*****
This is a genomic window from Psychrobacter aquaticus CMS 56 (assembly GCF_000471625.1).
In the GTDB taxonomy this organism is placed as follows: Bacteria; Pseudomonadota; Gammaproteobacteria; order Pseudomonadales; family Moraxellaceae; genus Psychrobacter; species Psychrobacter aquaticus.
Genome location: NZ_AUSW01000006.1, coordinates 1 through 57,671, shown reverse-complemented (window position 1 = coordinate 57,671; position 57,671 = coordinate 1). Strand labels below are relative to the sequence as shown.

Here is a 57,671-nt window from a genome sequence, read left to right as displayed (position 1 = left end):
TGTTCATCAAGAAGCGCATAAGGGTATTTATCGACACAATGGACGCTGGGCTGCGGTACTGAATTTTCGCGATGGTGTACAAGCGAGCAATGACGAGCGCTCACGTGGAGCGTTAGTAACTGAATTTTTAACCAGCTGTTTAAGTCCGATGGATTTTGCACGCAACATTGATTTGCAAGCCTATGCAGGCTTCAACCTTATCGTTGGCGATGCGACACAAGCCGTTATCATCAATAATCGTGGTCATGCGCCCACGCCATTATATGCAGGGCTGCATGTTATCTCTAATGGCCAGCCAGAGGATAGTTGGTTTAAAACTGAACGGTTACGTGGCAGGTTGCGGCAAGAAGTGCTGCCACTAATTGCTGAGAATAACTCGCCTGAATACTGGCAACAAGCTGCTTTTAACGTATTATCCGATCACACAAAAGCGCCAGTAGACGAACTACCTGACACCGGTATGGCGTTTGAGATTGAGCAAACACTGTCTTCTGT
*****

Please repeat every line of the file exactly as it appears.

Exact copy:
This is a genomic window from Psychrobacter aquaticus CMS 56 (assembly GCF_000471625.1).
In the GTDB taxonomy this organism is placed as follows: Bacteria; Pseudomonadota; Gammaproteobacteria; order Pseudomonadales; family Moraxellaceae; genus Psychrobacter; species Psychrobacter aquaticus.
Genome location: NZ_AUSW01000006.1, coordinates 1 through 57,671, shown reverse-complemented (window position 1 = coordinate 57,671; position 57,671 = coordinate 1). Strand labels below are relative to the sequence as shown.

Here is a 57,671-nt window from a genome sequence, read left to right as displayed (position 1 = left end):
TGTTCATCAAGAAGCGCATAAGGGTATTTATCGACACAATGGACGCTGGGCTGCGGTACTGAATTTTCGCGATGGTGTACAAGCGAGCAATGACGAGCGCTCACGTGGAGCGTTAGTAACTGAATTTTTAACCAGCTGTTTAAGTCCGATGGATTTTGCACGCAACATTGATTTGCAAGCCTATGCAGGCTTCAACCTTATCGTTGGCGATGCGACACAAGCCGTTATCATCAATAATCGTGGTCATGCGCCCACGCCATTATATGCAGGGCTGCATGTTATCTCTAATGGCCAGCCAGAGGATAGTTGGTTTAAAACTGAACGGTTACGTGGCAGGTTGCGGCAAGAAGTGCTGCCACTAATTGCTGAGAATAACTCGCCTGAATACTGGCAACAAGCTGCTTTTAACGTATTATCCGATCACACAAAAGCGCCAGTAGACGAACTACCTGACACCGGTATGGCGTTTGAGATTGAGCAAACACTGTCTTCTGT